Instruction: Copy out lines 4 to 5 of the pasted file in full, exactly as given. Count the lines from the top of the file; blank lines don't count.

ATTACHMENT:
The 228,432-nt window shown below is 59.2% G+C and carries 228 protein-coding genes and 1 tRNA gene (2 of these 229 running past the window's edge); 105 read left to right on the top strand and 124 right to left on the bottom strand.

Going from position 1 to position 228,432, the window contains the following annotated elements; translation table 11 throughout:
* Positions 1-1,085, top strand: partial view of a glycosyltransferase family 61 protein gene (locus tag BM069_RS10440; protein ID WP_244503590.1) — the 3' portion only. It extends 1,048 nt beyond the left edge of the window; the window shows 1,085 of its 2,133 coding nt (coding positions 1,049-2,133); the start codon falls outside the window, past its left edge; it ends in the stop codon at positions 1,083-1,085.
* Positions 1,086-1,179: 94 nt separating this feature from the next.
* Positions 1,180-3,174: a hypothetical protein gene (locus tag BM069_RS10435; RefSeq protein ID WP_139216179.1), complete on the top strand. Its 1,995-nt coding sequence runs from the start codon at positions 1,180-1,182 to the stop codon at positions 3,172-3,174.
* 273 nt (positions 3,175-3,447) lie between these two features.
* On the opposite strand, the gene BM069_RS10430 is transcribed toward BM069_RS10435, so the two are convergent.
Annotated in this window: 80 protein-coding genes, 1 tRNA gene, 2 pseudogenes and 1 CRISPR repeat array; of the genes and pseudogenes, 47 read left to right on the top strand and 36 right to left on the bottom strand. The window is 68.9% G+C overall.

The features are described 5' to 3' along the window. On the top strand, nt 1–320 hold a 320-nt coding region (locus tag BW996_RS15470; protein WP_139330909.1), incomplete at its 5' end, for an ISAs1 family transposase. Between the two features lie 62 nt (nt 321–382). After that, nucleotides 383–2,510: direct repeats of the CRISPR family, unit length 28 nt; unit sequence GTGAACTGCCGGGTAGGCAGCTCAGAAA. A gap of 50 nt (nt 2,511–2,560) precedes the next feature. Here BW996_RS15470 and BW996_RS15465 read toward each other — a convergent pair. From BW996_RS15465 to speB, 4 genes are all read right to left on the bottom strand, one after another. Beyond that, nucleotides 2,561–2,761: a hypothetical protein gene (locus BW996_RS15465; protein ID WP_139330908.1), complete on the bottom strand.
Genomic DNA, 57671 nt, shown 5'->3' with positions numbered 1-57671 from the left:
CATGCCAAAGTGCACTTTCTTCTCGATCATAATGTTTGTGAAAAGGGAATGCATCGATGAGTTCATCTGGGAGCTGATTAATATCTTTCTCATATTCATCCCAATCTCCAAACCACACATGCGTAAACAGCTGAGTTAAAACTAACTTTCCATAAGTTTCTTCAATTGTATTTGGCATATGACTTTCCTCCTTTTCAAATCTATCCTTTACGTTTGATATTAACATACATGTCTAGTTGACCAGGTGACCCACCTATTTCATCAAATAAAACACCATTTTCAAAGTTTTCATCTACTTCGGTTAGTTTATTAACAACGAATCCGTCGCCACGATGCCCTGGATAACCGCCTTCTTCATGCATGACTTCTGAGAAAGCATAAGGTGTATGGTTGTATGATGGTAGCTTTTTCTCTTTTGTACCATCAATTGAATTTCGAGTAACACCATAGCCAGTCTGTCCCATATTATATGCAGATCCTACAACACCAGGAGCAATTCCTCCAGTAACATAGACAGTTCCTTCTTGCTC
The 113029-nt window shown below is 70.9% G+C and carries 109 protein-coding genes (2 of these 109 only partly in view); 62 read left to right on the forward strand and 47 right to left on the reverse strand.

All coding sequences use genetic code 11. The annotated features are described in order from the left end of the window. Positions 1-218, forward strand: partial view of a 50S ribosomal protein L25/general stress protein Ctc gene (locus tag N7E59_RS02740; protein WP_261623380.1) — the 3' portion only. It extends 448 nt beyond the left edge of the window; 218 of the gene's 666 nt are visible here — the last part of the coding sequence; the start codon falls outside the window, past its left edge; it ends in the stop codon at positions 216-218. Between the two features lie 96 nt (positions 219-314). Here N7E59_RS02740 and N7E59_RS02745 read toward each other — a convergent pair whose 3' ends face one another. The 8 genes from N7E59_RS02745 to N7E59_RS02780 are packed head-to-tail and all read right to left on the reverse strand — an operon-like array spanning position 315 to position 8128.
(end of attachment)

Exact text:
* Positions 1,086-1,179: 94 nt separating this feature from the next.
* Positions 1,180-3,174: a hypothetical protein gene (locus tag BM069_RS10435; RefSeq protein ID WP_139216179.1), complete on the top strand. Its 1,995-nt coding sequence runs from the start codon at positions 1,180-1,182 to the stop codon at positions 3,172-3,174.